Primary aromas tell you the type or variety of grape and the climate where it grows. For example, Barbera smells like liquorice or anise. The fruit flavours in wine are the primary aromas.
Common primary aromas include fruit flavours (such as peach or blackberry) herbal flavours (such as bell pepper, mint, or oregano), and flower flavours (such as roses, lavender, or iris).
Primary aromas show the fruit flavours (or how they would smell) in different wines.
Secondary aromas (fermentation associated with yeast aromas)
Secondary aromas come from the process of fermentation or yeasting. Some smells are yeasty or have an ‘old beer’ smell. An example of this is Brut Champagne with a sourdough smell. Some are similar to yogurt or sour cream. These aromas come from a bacterial process called the malolactic fermentation.
Common secondary aromas include cultured cream, buttermilk, butter, beer (commonly found in wines aged on the lees), brewer’s yeast, aged cheese, sourdough, mushroom, old cellar, and the aromas which smell like a farmyard such as horse sweat, wild game, and duck crackling/bacon which all come from Brettanomyces/Brett.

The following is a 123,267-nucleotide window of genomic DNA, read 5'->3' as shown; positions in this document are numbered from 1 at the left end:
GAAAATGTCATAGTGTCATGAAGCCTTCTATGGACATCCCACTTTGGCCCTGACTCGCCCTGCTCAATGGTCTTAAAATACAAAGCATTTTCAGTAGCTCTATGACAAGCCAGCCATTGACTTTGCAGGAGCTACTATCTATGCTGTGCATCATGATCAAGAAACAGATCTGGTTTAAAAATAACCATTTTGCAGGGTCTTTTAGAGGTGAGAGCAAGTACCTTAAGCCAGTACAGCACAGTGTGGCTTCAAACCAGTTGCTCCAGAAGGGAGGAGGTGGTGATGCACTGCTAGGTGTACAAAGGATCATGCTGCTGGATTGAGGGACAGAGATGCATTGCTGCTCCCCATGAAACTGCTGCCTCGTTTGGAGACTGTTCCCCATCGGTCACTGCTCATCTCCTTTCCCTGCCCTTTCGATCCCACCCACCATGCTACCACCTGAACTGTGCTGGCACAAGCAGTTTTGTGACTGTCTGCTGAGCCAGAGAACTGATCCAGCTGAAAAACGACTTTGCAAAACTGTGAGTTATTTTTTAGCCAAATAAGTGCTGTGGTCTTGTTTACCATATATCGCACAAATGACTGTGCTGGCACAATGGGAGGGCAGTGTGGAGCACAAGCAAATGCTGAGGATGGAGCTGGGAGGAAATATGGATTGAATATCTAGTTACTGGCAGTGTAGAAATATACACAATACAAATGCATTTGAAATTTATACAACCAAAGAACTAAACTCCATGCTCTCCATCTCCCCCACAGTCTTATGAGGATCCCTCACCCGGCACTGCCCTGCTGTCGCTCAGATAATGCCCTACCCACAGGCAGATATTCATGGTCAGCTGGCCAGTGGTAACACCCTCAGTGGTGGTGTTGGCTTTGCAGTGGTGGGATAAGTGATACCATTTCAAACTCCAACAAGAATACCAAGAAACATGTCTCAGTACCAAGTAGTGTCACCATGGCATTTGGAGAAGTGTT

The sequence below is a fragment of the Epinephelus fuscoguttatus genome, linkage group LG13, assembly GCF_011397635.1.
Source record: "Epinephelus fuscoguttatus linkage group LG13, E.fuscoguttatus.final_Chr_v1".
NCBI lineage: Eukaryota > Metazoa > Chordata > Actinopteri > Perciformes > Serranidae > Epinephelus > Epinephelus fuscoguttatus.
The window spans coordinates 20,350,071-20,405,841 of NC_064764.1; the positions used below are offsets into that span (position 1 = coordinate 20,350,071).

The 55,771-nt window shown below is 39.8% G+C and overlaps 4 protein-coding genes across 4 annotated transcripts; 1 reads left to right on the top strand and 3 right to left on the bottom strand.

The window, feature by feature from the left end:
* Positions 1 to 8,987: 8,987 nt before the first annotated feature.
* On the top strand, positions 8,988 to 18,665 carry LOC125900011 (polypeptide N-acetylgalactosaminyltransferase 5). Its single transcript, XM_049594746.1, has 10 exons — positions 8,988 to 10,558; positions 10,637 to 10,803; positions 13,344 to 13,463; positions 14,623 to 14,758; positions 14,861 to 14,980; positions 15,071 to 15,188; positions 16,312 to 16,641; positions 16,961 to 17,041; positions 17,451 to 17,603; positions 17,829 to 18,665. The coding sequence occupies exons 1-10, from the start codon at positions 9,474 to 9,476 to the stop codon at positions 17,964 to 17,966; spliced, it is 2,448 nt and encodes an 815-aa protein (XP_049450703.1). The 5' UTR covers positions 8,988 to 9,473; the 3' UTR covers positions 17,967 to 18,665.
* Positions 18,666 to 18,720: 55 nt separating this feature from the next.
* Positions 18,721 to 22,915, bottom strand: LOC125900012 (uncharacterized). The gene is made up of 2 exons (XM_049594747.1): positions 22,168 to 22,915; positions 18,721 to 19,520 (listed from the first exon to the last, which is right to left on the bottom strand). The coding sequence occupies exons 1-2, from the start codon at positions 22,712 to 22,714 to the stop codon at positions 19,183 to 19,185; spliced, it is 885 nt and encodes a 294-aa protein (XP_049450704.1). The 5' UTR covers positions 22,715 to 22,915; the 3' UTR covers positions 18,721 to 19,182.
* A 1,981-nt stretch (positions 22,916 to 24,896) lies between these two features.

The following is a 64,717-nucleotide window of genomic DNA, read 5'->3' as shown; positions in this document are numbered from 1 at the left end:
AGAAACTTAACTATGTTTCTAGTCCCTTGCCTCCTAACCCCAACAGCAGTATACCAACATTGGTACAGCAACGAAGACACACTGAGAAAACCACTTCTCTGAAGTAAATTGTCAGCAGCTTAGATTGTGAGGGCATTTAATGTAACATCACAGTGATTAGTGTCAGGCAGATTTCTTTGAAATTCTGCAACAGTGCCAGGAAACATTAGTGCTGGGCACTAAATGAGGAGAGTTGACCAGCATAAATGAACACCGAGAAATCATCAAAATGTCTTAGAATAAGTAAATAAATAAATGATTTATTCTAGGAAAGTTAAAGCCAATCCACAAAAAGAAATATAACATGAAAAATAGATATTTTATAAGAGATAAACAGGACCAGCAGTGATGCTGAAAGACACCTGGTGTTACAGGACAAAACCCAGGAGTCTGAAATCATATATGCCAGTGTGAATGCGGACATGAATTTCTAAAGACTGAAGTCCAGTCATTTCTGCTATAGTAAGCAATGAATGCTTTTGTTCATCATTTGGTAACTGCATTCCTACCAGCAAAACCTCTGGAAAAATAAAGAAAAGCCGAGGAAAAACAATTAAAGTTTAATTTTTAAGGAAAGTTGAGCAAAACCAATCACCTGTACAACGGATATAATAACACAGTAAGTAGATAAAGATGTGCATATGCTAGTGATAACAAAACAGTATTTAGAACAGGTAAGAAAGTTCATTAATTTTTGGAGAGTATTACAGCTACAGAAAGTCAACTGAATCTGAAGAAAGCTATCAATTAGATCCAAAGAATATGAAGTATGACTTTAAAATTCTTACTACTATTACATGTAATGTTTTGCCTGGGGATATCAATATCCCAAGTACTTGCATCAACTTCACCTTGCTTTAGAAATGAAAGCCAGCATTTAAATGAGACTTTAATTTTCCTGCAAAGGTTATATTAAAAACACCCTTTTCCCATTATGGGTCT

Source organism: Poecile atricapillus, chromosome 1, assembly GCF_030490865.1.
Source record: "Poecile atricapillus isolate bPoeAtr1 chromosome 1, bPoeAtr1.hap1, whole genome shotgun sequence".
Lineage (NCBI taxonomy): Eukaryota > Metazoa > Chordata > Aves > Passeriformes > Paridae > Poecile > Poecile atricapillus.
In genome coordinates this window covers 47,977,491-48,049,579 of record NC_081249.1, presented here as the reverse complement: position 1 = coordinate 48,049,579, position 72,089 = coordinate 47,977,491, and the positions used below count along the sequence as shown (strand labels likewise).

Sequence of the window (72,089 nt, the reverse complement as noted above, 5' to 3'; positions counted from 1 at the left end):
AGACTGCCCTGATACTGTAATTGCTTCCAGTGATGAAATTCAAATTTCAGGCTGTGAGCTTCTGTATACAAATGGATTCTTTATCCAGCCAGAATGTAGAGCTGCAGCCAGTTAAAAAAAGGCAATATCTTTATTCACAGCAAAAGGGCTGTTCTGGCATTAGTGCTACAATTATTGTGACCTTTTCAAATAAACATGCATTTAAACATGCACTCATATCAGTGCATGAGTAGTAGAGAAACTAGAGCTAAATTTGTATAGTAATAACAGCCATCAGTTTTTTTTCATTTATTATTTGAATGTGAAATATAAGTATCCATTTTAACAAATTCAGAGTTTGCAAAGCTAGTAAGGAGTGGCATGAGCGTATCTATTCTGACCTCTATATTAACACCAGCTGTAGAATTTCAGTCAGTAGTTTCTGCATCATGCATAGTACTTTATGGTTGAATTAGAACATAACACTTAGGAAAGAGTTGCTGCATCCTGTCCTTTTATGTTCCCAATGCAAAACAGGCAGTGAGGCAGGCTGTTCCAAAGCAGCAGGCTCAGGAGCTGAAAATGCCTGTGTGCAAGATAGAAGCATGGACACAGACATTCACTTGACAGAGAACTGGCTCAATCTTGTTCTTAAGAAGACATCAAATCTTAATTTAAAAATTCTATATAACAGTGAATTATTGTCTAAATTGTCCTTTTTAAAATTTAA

Tertiary aromas (aging associated with spice and nut aromas)
Tertiary aromas come from the aging of wine. They are sometimes referred to as “bouquets”.
The elements of aging are oxygen exposure, the use of oak, and the cooking of wine. Oxygen exposure is the most crucial element. It produces pleasant-smelling bouquets like the aromas of hazelnut and roasted peanut. The most common element, however, is the use of oak barrels which introduces the nuttiness aroma followed by the addition of other aromatic compounds found in oak. The much less commonly used element, the heating of wine, causes a reaction where acids and sugars react with each other leading to caramelisation.